Research in the digital humanities has increasingly become dependent on software visualization techniques and interface design in both the presentation and analysis of its subjects.

Adobe has released another version of AIR and the Text Layout Framework, both important contributions to the digital humanities. The second allows for a more sophisticated and clean presentation of textual data and the first allows a closer native interface with other programs and frameworks which can accomplish tasks that Flash cannot.

I’d like to start a conversation about the menagerie of visualization and processing technologies; how the ease of interface design in AIR could be tied to the powerful, expressive programming of LISP or PROLOG. The Digital Humanities is in part dependent on the strength, flexibility and appropriateness of the programming tools it uses. If the tools involve the nebulous potency of cloud computing or the proven algorithms of artificial intelligence, the idea of combining multiple platforms together and making them play well remains a direction the field is headed. AIR’s native support and its graphics-oriented language, ActionScript, provide one means of realizing this.

This sounds like quite an argument for Adobe Flash, but with platforms such as the iPad recently blackballing Adobe’s technology, we are forced to resort to multi-pronged approaches, possibly developing for multiple platforms simultaneously. The iPad has already been the source of a number of successful academic projects like the International Children’s Library released as apps and as web sites.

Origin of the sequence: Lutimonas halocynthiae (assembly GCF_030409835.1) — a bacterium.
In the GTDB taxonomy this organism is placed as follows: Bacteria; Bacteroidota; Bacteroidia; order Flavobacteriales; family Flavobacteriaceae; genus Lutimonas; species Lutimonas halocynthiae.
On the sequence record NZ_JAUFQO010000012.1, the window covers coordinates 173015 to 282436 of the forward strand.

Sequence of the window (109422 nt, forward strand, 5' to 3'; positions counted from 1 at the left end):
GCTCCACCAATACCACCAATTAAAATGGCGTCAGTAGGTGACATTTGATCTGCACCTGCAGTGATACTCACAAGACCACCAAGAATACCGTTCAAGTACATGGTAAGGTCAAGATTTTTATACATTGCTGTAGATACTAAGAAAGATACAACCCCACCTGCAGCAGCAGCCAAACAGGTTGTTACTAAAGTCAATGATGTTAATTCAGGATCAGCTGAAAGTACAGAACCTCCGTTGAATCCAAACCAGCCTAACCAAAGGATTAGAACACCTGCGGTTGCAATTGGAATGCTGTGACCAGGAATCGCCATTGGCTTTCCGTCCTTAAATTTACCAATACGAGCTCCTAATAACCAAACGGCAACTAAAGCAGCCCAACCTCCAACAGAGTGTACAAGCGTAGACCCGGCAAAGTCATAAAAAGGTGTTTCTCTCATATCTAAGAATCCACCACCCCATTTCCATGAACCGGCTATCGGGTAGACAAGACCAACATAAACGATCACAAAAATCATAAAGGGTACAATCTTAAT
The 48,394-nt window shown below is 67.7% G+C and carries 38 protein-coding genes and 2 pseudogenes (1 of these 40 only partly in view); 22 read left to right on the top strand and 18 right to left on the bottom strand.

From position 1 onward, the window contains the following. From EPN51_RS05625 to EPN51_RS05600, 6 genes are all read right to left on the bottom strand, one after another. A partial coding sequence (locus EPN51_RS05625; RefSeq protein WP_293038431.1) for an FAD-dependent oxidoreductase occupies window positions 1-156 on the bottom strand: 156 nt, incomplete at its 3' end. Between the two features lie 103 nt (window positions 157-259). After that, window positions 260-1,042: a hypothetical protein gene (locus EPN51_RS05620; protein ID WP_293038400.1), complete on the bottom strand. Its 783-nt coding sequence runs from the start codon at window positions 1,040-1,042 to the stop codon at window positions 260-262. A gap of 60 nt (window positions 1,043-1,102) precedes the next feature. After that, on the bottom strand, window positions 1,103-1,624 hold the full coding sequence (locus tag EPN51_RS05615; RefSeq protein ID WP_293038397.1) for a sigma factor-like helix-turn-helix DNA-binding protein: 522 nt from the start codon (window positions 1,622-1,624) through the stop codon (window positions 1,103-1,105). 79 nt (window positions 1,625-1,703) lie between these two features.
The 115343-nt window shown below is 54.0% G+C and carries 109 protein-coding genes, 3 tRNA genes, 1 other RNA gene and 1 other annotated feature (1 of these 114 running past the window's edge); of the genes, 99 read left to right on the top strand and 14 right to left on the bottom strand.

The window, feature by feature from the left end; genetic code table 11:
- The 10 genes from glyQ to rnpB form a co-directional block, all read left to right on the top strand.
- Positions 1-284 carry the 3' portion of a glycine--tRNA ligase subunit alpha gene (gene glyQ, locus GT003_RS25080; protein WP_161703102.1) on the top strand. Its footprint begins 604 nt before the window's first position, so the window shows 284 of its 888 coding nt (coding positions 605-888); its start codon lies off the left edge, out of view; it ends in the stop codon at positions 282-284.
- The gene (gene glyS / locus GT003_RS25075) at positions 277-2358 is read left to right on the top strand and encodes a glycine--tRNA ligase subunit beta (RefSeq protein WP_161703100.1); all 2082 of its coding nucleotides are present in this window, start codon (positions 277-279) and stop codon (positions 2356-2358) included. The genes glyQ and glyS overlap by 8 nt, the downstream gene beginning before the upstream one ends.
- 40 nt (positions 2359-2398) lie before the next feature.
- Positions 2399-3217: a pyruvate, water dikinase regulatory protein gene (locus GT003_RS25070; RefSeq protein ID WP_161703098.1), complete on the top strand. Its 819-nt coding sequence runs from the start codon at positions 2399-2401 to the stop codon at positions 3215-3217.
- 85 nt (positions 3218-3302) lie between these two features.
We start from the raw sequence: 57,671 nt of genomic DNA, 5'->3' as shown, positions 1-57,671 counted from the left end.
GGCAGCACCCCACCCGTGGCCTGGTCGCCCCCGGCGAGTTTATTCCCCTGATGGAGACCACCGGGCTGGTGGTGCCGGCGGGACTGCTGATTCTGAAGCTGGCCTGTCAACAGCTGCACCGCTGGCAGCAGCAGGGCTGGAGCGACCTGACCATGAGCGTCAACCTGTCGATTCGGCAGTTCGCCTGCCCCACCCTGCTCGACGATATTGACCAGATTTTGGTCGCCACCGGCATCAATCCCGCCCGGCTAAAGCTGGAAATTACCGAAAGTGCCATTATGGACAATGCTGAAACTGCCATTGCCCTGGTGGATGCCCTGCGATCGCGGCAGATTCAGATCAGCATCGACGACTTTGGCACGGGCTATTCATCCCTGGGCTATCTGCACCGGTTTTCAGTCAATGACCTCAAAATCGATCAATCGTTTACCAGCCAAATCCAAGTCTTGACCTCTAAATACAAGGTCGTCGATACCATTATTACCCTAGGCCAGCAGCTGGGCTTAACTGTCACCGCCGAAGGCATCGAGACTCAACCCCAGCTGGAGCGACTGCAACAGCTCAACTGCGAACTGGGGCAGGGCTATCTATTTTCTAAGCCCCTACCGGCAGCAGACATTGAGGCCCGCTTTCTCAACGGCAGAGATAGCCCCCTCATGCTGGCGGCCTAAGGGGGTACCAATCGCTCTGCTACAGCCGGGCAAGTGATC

I’m less interested in the debate of facts such as the current legal or policy stance Adobe or Apple has taken to their respective technologies, and more interested in pragmatic solutions taking those restrictions into account.

As I understand it, the digital humanities has the potential to become a meta-discipline for the humanities and scholarship in general, where its domain incorporates, along with new media projects and data curation activities, the advancement of scholarship in many related disciplines. An excellent example of this is the sort of progressive projects like Hacking Academia which seek alternatives to the ports of existing publishing systems.

Though not a part of my original scope, I am also very interested in new approaches to game development and ways of engaging readers/players/students through games.

More Twitter Visualizations

Saturday, May 22nd, 2010 |

Since I’m on California time and wide awake, figured I’d add to the great Twitter visualizations posted by @coffee001.  The first visualization shows the relationships between Twitterer/THATCampers coming this weekend.  As this is the third THATCamp at CHNM, I’m not surprised by the density, but you can also see a lot of nodes on the periphery as the network continues to expand. Note that red lines are reciprocal “follows,” blue lines are one-way.

In-network relationships for THATCamp attendees as of May 18, 2010

The second and third visualizations are before and after the Great Lakes THATCamp in March. You can see how the events increase the density of the networks.

In-network relationships prior to first Great Lakes THATCamp, March, 2010

In-network relationships several weeks after the first Great Lakes THATCamp, April 2010

Remixing Academia

Saturday, May 22nd, 2010 |